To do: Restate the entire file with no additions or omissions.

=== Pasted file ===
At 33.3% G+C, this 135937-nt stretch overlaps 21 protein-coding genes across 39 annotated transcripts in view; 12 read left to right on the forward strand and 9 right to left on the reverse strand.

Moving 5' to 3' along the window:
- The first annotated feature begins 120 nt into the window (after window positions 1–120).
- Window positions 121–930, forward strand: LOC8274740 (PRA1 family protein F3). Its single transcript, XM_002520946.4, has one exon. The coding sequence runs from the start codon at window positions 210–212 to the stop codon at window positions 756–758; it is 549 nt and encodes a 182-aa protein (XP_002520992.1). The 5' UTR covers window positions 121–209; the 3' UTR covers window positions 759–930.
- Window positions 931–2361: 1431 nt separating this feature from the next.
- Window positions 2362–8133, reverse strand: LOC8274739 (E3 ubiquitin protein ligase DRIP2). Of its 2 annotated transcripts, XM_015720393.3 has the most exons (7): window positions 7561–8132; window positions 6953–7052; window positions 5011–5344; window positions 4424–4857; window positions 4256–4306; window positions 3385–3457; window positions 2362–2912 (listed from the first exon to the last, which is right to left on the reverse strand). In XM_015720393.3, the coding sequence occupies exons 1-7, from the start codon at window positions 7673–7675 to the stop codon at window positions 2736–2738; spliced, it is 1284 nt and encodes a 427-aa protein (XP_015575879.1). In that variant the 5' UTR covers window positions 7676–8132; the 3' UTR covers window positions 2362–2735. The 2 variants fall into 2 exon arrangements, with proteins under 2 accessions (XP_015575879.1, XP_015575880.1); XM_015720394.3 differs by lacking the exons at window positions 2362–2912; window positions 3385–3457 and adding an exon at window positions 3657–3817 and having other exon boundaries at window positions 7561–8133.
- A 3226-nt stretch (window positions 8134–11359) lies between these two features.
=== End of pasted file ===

At 33.3% G+C, this 135937-nt stretch overlaps 21 protein-coding genes across 39 annotated transcripts in view; 12 read left to right on the forward strand and 9 right to left on the reverse strand.

Moving 5' to 3' along the window:
- The first annotated feature begins 120 nt into the window (after window positions 1–120).
- Window positions 121–930, forward strand: LOC8274740 (PRA1 family protein F3). Its single transcript, XM_002520946.4, has one exon. The coding sequence runs from the start codon at window positions 210–212 to the stop codon at window positions 756–758; it is 549 nt and encodes a 182-aa protein (XP_002520992.1). The 5' UTR covers window positions 121–209; the 3' UTR covers window positions 759–930.
- Window positions 931–2361: 1431 nt separating this feature from the next.
- Window positions 2362–8133, reverse strand: LOC8274739 (E3 ubiquitin protein ligase DRIP2). Of its 2 annotated transcripts, XM_015720393.3 has the most exons (7): window positions 7561–8132; window positions 6953–7052; window positions 5011–5344; window positions 4424–4857; window positions 4256–4306; window positions 3385–3457; window positions 2362–2912 (listed from the first exon to the last, which is right to left on the reverse strand). In XM_015720393.3, the coding sequence occupies exons 1-7, from the start codon at window positions 7673–7675 to the stop codon at window positions 2736–2738; spliced, it is 1284 nt and encodes a 427-aa protein (XP_015575879.1). In that variant the 5' UTR covers window positions 7676–8132; the 3' UTR covers window positions 2362–2735. The 2 variants fall into 2 exon arrangements, with proteins under 2 accessions (XP_015575879.1, XP_015575880.1); XM_015720394.3 differs by lacking the exons at window positions 2362–2912; window positions 3385–3457 and adding an exon at window positions 3657–3817 and having other exon boundaries at window positions 7561–8133.
- A 3226-nt stretch (window positions 8134–11359) lies between these two features.